May 11, 2010
Lose the Common Good and we lose our history
Public parks, civic buildings, works of art – many aspects a community’s cultural heritage –can sit within the Common Good. Gifted to the people at some point in the dim and distant past, the stewardship of these public assets has often been less than satisfactory. Now the responsibility of local authorities, these assets nonetheless remain the property of the people – not the council. To promote a much wider awareness and interest in the Common Good, a dedicated group have launched an excellent new website
What is the Common Good?
The Common Good is over 500 years old – is rooted in our community – and permeates through our daily lives. It is a hedge against short term solutions and political expediency. The common Good is a long term investment. Most Glaswegians know we own the parks – even young people.
There are still strong remnants of ideas that things should be shared and include everybody – all over Scotland.
The Common Good contains a substantial range of public assets of land, property, such as schools, public buildings, parks, art work and much more.
There are laws that should protect these assets, a historical and cultural context, and the Common Good is based on democratic principals.
Our Common Good is part of who we are as a nation. Not in the flag waving sense, but what we share as people of the world – from the Enlightenment and our history of struggle for the underdog. Why are we not proud of these achievements? Why do we not drape our city squares, cover the side of buses telling the world – and creating festivals of these things?
If we lose the Common Good we lose a uniqueness that can’t be replaced.
Our Common Good is under threat all over Scotland – as administrators of our assets look to solve their short term problems by using our long term wealth. If our Common Good disappears, it can’t ever be replaced by using money. We lose the Common Good and we also lose the story, the history, the institutions and the idea of the civil society that created it.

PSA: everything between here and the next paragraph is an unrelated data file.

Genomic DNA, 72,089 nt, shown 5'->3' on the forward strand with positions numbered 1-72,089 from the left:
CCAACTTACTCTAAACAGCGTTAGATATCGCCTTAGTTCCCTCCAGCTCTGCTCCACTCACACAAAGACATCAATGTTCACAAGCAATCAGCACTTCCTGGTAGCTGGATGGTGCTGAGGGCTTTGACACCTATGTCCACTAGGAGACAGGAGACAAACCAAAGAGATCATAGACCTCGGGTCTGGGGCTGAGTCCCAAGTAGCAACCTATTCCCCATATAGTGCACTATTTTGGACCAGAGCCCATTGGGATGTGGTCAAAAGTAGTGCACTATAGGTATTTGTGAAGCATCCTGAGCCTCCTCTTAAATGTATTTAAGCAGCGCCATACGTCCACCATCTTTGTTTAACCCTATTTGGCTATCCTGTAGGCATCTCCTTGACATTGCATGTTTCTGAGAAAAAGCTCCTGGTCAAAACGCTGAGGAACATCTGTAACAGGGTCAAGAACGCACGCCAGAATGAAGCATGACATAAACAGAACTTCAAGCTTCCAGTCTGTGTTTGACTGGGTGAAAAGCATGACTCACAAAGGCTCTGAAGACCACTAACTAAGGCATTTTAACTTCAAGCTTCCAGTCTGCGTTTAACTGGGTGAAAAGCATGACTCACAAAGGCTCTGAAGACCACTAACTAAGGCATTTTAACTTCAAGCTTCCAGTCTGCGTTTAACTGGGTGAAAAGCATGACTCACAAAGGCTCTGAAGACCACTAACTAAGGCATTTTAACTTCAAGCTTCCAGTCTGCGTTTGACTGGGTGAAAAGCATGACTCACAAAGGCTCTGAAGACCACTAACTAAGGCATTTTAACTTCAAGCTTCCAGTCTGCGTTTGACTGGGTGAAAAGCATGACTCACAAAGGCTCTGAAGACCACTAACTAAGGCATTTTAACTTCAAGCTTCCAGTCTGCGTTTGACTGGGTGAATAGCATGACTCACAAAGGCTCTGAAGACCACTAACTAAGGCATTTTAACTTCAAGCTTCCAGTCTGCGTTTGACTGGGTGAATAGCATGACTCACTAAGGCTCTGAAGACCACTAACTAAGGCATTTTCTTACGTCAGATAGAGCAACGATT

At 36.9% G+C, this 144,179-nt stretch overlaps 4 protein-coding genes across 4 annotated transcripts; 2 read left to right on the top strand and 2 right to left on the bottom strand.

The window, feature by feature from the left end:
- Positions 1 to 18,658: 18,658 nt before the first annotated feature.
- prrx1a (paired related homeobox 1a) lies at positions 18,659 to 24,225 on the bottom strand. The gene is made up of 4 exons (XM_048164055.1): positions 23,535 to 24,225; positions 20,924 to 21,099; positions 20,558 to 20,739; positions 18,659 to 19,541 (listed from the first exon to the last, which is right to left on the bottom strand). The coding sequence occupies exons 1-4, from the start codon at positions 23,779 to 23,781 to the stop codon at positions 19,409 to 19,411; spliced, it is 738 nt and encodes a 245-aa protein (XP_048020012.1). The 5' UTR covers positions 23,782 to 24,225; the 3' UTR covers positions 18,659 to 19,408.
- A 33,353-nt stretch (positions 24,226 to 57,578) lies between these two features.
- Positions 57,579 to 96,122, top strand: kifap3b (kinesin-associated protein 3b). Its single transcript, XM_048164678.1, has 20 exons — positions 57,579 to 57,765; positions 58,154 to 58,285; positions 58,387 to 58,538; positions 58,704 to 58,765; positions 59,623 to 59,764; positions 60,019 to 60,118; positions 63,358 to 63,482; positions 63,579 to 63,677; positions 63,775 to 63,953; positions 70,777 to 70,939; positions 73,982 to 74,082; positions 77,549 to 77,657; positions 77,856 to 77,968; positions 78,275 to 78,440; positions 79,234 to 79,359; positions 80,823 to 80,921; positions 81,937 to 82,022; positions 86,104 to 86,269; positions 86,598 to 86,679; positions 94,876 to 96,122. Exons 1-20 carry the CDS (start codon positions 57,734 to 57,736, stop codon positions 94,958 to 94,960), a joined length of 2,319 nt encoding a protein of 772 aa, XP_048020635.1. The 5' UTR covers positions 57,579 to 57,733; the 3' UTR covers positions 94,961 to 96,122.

There are many examples where the Common Good is being used to benefit local communities (and many more examples where it is not.) There are places where Common Good assets have been re established, taken back from the developers and the mismanagement by those we employ to look after them – and all carried out by people who had never heard of the Common Good before realising their institutions (town halls schools etc) could be protected using Common Good law.
The “Common Good Awareness Project” is not here to tell you what to do. It is here to highlight some – not alternatives, but well established laws, democratic structures and principals that could help “ordinary people” become part of the decision making process in their communities.
What the CGAP website is set out to do is:
*Present some ideas of how folk can get involved through their own time scales and experiences – using all the tools at our disposal
*To point to the rich wealth of research and work in Common Good, that has already been carried out and to encourage more.
*To highlight the campaigns, the groups and the people who have been working hard to protect the Common Good in our name.
*And to create a Common Good map of Scotland.
(The website is in no way finished it will be shaped, developed and altered to accommodate needs. We need feedback and your ideas for improvements.
NOTE: This is not all going to happen tomorrow – it is going to take some time, commitment and dedicated work – there is lots to do, but that’s always the case with things that are worth while)
In the Common Good. Bob Hamilton.
Site development: Magnus Lawrie, Simon Yuill, Bob Hamilton. You can join the team at the Electron Club. Workshops will be announced soon.
Please forward: www.inthecommongood.org